Mum of Ipswich soldier says son's Afghanistan service has been 'undone'

Aaron McClure was 19 when he died in Afghanistan in August 2007

Aaron McClure was 19 when he died in Afghanistan in August 2007 - Credit: Gregg Brown

The mother of an Ipswich soldier who died while serving in Afghanistan feels her son's efforts have been "undone" after the Taliban seized control of the country.

Lorraine McClure's son Aaron was 19 when he and two other privates from the British Army’s 1st Battalion were killed in a 'friendly fire' American bombing in Helmand Province on August 23, 2007.

Pte McClure has a street named after him in Ipswich in honour of his service.

Miss McClure expressed her sadness after the Taliban, a hardline Islamist group, rapidly took control of the majority of Afghanistan after Western nations signalled their intentions to pull out of the country.

Fears have been raised that the Taliban will bring in a brutal regime, with women losing many of the rights they have enjoyed over the past two decades since Western troops took over the country in the wake of the 9/11 attacks.

Lorraine McClure, mother of Aaron McClure, who died during the war in Afghanistan, looks at the sign

Lorraine McClure with the road sign honouring her son Aaron - Credit: Su Anderson

Miss McClure said she was not surprised that the group had claimed major cities - including the capital, Kabul - but was shocked at the speed of the takeover.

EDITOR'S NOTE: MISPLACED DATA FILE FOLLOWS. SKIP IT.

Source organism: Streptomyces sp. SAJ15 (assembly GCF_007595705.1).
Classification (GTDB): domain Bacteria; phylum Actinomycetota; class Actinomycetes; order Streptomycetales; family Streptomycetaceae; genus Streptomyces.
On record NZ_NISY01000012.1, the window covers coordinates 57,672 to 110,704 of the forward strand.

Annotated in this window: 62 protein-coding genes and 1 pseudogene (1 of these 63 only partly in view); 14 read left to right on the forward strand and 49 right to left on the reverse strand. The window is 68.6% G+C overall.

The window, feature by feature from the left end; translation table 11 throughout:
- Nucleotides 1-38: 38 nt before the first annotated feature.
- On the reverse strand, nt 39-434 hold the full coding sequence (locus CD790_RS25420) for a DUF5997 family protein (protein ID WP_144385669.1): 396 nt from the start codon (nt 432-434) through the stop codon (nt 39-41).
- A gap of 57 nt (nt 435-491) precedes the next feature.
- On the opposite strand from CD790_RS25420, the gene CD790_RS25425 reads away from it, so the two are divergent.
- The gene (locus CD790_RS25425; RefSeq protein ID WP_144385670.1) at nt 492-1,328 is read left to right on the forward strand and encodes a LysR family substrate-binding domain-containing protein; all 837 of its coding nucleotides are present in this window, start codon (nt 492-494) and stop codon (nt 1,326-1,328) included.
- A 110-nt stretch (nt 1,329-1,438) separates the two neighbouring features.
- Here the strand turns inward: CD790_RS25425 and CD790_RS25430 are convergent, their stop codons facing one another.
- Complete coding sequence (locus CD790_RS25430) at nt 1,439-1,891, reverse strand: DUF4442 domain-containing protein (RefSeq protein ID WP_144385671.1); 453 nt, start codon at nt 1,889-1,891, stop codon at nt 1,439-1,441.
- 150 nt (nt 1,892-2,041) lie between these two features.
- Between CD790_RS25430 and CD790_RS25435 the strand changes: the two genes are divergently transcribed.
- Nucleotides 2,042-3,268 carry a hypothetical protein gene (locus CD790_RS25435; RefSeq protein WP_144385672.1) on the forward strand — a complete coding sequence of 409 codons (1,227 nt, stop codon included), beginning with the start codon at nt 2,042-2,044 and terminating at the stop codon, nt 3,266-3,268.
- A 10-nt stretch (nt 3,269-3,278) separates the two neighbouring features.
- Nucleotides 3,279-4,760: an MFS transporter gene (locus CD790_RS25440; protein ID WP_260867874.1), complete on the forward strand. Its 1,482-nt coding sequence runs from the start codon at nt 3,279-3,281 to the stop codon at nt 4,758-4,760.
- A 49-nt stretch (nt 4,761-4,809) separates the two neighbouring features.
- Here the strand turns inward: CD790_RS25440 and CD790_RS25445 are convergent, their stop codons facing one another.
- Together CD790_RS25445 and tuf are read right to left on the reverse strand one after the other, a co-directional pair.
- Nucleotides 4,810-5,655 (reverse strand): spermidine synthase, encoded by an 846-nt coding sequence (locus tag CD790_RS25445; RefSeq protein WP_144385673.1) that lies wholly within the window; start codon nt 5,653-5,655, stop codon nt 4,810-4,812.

She said: "I feel quite devastated, sad and angry. It all happened virtually overnight - it's quite shocking how quick it happened.

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"Most of us over here cannot understand what the people in Afghanistan are going through. They had a smidgen of normality for so many years.

"It will be 14 years on Monday since Aaron died. All of them out there did a fantastic job and what has happened now has undone everything. It's heartbreaking to hear about."

Miss McClure said she was in favour of Western countries withdrawing from Afghanistan - but believes the Afghan army was not prepared enough for such a sudden move.

Prime Minister Boris Johnson speaking during a media briefing in Downing Street, London, on coronavi

Prime Minister Boris Johnson has called on the UK's allies to prevent Afghanistan becoming a 'breeding ground for terror' - Credit: PA

She added: "I think it was too early. I don't think the country was stable enough for a complete pullout.

"They could have done it in a different manner. When you look at it, it shouldn't happen all at once."

The UK has sent 600 troops - including Paras from 16 Air Assault Brigade - to assist in an operation to extract British nationals and and selected Afghans from the country.

Prime Minister Boris Johnson has called on the UK's allies to work together to do "whatever we can to prevent Afghanistan lapsing back into a breeding ground for terror".

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